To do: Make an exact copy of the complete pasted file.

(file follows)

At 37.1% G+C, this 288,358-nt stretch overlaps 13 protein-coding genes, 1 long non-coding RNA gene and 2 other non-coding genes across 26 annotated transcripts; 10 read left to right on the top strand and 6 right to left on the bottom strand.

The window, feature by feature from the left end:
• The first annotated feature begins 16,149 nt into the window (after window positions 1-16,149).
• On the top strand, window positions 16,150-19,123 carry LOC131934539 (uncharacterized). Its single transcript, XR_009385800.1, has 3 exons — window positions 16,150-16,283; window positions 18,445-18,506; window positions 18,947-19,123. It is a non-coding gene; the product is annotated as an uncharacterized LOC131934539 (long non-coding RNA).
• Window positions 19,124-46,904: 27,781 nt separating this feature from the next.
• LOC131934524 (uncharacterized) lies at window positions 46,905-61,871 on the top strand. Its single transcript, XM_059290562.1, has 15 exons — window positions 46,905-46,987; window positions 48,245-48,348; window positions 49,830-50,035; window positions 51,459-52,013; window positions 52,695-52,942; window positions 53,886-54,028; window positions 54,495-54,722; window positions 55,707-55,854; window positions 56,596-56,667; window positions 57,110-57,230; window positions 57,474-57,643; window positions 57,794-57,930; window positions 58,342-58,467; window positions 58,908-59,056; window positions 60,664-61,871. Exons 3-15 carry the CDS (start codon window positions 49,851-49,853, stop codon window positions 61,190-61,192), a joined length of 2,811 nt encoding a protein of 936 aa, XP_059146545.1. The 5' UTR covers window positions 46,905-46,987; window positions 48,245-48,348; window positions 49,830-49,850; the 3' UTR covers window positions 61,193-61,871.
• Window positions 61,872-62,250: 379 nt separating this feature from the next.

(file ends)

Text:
At 37.1% G+C, this 288,358-nt stretch overlaps 13 protein-coding genes, 1 long non-coding RNA gene and 2 other non-coding genes across 26 annotated transcripts; 10 read left to right on the top strand and 6 right to left on the bottom strand.

The window, feature by feature from the left end:
• The first annotated feature begins 16,149 nt into the window (after window positions 1-16,149).
• On the top strand, window positions 16,150-19,123 carry LOC131934539 (uncharacterized). Its single transcript, XR_009385800.1, has 3 exons — window positions 16,150-16,283; window positions 18,445-18,506; window positions 18,947-19,123. It is a non-coding gene; the product is annotated as an uncharacterized LOC131934539 (long non-coding RNA).
• Window positions 19,124-46,904: 27,781 nt separating this feature from the next.
• LOC131934524 (uncharacterized) lies at window positions 46,905-61,871 on the top strand. Its single transcript, XM_059290562.1, has 15 exons — window positions 46,905-46,987; window positions 48,245-48,348; window positions 49,830-50,035; window positions 51,459-52,013; window positions 52,695-52,942; window positions 53,886-54,028; window positions 54,495-54,722; window positions 55,707-55,854; window positions 56,596-56,667; window positions 57,110-57,230; window positions 57,474-57,643; window positions 57,794-57,930; window positions 58,342-58,467; window positions 58,908-59,056; window positions 60,664-61,871. Exons 3-15 carry the CDS (start codon window positions 49,851-49,853, stop codon window positions 61,190-61,192), a joined length of 2,811 nt encoding a protein of 936 aa, XP_059146545.1. The 5' UTR covers window positions 46,905-46,987; window positions 48,245-48,348; window positions 49,830-49,850; the 3' UTR covers window positions 61,193-61,871.
• Window positions 61,872-62,250: 379 nt separating this feature from the next.